Of the Knowledge of Good and Evil

Amanda Glass

I think our passage cannot be more plain
to eyes not earthly; and I think they smile
in ways which need no lips, when we attain
our little heights of thought, and pause, beguiled
by glimpses of far brighter realms beyond.
Like children in strange countryside, we cling
together, all-confiding, close and fond,
and with the grace of youth and joy we fling
our baubles—pealing laughter, glances clear
and heady, sweet air-kisses born of souls
which meet from shining eyes. For here
and now we can be lavish—time’s grim tolls
have not yet wrecked our readiness to give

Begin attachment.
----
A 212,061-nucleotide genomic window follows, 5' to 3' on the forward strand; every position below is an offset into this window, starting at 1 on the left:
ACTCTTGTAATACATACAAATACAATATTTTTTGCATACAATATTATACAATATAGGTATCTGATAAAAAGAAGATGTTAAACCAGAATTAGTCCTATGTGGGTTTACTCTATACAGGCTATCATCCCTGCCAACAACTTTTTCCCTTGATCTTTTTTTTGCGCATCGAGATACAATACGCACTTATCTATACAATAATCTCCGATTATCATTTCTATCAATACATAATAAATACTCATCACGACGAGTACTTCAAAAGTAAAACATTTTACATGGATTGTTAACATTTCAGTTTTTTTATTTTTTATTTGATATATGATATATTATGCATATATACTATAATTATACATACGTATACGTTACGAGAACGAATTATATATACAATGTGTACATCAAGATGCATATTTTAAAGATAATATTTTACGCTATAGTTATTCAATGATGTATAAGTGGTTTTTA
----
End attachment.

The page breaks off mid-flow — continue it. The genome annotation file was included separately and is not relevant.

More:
ourselves without reserve.
				Nevertheless,
we have two ways to go, and each must live
the call which on each heart has been impressed,
and this must be the end of innocence
—or rather, death of childlike liberty.
A child shrinks from a child in self-defense!
I cannot help but take it bitterly
until you speak about the road you’ll take,
and I can see its vistas in your eyes.
How could you not all else wholly forsake
for that? (And when will I learn to be wise?)

Amanda Glass is a 1999 graduate of the Franciscan University of Steubenville.